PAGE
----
Managing Fatigue is Often No Small Part of Living with HIV

God, I’m Tired
Managing fatigue is often no small part of living with HIV
by John Francis Leonard

I don’t have a lot of complaints, but I have a few. I haven’t suffered from too many side effects from HIV, but there is one that’s been particularly tricky as I age—and that’s fatigue. I’m exhausted all the time. It’s been a particular challenge lately as I keep the same writing schedule and work increased hours at my part-time job. I used to run a large and growing business and, after that, ran a department for a major medical center—a fifty, sixty-hour work week was normal for me. On top of that, I ran a household for myself and my partner and kept a busy social schedule. Now, just running a register in a grocery store in four-hour shifts is exhausting. How did I ever do it all?

Of course I’ve asked my doctor about this constantly—one thing that has helped is bi-weekly testosterone injections. It seems due to the HIV and earlier abuse of steroids for bodybuilding that my body doesn’t produce the hormone in the amounts it should. He says that the rest is normal for a person of my age who’s a survivor of over fifteen years. Also at play, he reminds me, are the many other meds I take to deal with bipolar disorder.

So that’s it, I need to just accept this? I guess I’d better. I thought that working out regularly would help me feel more energetic, but it simply makes me more tired. I still do it because the benefits far outweigh that, but if I’m waiting to feel some burst of energy—well it’s a bust. Sleep helps, of course, and I get a lot of it, well over eight hours on most days. I love to write in the predawn hours (it’s 2 a.m. right now). I do my best thinking when the rest of the world is asleep. So I go to bed quite early and am up by two on the days I write and lay back down for a nap by 8 or 9. It’s an odd schedule, but it works for me. All in all I get plenty of sleep, so much that I sometimes feel guilty about it, but I shouldn’t. It allows me to do all the things I want like write for this magazine and other sources, work out, and work the hours I need to at my part-time job. That job is very tiring, but I do enjoy it and love its flexibility. I can work eight hours a week normally and come in additional hours when I need the money. I’ve doubled the eight for about a month now, and it’s been tricky, but I get the same feeling of accomplishment that I do from working out. Plus when one writes for a living, any opportunity to get out of one’s head for a few hours and work with people is wonderful.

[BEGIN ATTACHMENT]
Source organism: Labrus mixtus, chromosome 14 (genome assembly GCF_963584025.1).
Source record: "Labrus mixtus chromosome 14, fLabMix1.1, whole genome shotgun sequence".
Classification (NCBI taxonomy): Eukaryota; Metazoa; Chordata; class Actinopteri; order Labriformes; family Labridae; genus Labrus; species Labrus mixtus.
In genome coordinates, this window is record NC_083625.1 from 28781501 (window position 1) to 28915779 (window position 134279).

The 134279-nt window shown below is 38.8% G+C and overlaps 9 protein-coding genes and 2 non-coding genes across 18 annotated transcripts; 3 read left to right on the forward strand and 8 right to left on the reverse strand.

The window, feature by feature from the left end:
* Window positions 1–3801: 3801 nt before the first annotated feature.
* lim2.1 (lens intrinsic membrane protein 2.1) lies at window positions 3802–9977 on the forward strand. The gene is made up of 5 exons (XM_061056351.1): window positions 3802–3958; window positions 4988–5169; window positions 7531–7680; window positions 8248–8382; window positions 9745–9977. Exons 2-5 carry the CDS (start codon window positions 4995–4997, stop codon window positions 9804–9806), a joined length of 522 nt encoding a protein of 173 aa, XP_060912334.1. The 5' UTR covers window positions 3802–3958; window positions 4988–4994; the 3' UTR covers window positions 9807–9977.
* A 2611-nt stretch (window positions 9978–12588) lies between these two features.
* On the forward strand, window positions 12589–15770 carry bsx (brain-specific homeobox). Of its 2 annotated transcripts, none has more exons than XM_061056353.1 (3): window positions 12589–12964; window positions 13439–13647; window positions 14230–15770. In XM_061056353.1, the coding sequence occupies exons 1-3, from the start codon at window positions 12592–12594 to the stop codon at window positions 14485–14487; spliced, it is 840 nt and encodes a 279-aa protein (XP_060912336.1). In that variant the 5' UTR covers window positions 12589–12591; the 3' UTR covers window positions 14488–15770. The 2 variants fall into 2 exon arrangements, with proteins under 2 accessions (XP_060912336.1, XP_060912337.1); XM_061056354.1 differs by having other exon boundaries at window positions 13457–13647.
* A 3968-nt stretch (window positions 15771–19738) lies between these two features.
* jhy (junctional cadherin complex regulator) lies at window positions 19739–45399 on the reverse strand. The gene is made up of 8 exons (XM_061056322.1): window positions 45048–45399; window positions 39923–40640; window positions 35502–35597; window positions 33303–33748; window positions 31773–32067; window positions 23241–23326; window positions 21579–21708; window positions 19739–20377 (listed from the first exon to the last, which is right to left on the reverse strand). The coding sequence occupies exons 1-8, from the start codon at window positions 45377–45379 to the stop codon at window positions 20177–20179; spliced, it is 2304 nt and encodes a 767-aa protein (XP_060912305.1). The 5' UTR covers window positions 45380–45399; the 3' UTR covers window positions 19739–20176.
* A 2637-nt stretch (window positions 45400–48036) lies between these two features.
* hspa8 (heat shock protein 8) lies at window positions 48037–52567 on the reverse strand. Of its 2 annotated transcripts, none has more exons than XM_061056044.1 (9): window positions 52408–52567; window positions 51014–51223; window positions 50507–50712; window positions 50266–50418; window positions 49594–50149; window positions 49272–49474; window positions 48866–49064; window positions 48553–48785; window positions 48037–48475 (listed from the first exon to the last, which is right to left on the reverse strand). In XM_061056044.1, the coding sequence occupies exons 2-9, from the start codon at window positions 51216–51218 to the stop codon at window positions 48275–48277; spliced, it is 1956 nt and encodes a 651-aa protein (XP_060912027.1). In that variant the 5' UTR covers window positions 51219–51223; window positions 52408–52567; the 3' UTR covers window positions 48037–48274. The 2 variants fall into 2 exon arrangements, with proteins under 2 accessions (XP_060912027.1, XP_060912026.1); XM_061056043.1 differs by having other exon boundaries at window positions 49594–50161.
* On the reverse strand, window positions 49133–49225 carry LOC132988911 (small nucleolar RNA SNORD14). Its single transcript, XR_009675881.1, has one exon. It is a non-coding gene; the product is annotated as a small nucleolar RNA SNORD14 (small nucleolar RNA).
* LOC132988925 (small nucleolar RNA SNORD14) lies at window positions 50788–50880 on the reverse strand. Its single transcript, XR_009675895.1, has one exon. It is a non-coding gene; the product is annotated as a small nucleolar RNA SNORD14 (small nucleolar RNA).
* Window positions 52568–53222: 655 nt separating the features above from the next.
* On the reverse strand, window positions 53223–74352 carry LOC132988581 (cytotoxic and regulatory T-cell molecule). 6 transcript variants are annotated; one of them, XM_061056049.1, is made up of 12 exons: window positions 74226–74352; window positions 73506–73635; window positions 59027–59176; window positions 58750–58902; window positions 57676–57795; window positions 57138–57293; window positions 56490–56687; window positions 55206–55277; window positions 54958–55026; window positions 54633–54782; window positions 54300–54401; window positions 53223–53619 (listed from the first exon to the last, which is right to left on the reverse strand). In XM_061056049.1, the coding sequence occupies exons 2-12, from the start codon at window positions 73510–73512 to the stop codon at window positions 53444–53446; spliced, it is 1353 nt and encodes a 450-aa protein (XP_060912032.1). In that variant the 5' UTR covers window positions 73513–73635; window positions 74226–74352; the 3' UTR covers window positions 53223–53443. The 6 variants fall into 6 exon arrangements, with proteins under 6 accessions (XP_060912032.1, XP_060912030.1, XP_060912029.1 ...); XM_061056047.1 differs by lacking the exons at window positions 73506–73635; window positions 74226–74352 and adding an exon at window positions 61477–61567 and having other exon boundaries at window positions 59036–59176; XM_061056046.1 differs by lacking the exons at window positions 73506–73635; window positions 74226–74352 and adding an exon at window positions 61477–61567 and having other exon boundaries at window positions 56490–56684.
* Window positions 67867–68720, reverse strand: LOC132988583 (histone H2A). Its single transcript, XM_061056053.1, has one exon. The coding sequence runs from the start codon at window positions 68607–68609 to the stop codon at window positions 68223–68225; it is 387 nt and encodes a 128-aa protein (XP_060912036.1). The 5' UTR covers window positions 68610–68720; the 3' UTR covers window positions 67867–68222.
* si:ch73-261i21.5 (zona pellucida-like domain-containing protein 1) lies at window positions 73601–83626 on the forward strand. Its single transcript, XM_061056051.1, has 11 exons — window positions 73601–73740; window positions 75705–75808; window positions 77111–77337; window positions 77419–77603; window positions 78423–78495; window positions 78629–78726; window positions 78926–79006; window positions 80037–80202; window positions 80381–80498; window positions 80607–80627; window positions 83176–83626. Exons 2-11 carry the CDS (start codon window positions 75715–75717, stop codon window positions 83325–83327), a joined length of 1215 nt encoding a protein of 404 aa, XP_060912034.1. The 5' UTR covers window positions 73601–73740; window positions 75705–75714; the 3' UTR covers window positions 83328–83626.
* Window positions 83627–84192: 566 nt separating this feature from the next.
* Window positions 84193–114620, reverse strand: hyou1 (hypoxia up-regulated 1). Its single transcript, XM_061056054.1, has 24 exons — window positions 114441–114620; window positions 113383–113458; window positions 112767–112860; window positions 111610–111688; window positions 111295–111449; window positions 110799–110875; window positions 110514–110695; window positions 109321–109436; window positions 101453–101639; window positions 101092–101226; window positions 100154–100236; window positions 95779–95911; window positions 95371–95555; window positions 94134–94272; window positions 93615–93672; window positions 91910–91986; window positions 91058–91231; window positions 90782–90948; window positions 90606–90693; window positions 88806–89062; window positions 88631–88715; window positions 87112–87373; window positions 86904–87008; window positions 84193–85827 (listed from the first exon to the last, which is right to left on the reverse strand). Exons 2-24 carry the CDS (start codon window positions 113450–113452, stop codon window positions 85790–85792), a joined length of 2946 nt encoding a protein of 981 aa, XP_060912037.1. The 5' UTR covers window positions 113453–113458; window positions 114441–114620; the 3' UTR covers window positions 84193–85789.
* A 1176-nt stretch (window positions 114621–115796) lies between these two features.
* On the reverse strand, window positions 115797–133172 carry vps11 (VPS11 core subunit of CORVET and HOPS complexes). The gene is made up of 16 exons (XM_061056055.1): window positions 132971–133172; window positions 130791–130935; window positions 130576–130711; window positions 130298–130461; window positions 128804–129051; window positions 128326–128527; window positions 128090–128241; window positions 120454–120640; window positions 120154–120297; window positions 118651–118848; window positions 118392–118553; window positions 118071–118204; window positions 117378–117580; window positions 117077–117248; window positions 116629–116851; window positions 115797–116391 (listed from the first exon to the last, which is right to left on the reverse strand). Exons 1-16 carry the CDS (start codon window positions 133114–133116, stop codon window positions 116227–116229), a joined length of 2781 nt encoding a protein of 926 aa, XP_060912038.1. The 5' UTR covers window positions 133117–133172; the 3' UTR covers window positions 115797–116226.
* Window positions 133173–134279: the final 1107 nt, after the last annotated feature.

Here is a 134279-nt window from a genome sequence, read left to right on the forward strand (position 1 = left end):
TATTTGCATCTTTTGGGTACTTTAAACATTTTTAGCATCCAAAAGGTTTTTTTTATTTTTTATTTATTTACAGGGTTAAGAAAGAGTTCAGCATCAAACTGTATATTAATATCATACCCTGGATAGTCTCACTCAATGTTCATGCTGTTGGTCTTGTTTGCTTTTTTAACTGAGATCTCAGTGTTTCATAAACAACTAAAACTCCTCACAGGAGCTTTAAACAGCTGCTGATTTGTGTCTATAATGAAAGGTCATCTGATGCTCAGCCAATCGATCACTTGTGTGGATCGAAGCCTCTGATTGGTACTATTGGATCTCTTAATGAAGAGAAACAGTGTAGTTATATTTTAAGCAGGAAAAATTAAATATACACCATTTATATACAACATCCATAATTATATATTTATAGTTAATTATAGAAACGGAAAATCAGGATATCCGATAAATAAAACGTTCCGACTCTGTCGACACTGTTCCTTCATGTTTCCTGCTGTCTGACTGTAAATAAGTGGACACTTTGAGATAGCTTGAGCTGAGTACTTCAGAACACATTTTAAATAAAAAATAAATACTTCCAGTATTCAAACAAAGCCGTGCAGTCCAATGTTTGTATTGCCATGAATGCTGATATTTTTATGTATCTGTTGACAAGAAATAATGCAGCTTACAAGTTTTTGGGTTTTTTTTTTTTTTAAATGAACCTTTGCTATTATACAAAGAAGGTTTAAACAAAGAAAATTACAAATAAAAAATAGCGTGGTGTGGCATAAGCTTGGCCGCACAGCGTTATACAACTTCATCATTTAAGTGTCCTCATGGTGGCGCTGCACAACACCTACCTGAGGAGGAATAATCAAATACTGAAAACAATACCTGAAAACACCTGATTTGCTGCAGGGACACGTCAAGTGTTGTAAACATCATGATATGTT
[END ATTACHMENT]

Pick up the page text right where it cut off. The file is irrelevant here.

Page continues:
So, I’m very lucky, but, God, I’m tired! I recently put my foot in my mouth talking to a dear friend and mentor about this, and it gave me a bit of perspective. A&U’s talented writer and senior editor, Hank Trout, has written often about the many health struggles he’s had as a man in his sixties who was diagnosed back in 1989. I guess I was thinking that he’d know what I’m talking about when I began a long harangue about my depleted energy when we were talking on the phone one day. What Hank did was express incredulity that someone who could still get to the gym and work out would be bitching so much. He hadn’t been able to do that in decades. It reminded me quickly, as I’m sure it was meant to, of how lucky I am. When I thought of all the challenges Hank has faced in the recent past as far as his health is concerned, I cringe that I could complain so much about this one thing. Yes, my fatigue is a challenge, but it could be worse. My Irish grandmother used to say that no matter how bad you think you got it, someone’s got it worse. Also that someone might be handling it with much more alacrity and aplomb!

So I’ll continue to adjust and adapt. Continue to take even better care of myself and my health. If I’m ever feeling sorry for myself, I only need to count my blessings and think of the alternatives. Hey, it could be worse!

John Francis Leonard is an advocate and writer, as well as a voracious reader of literature, which helps to feed his love of the English language. He has been living with HIV for fifteen years. His fiction has been published in the ImageOutWrite literary journal and he is a literary critic for Lambda Literary. Follow him on Twitter @JohnFrancisleo2.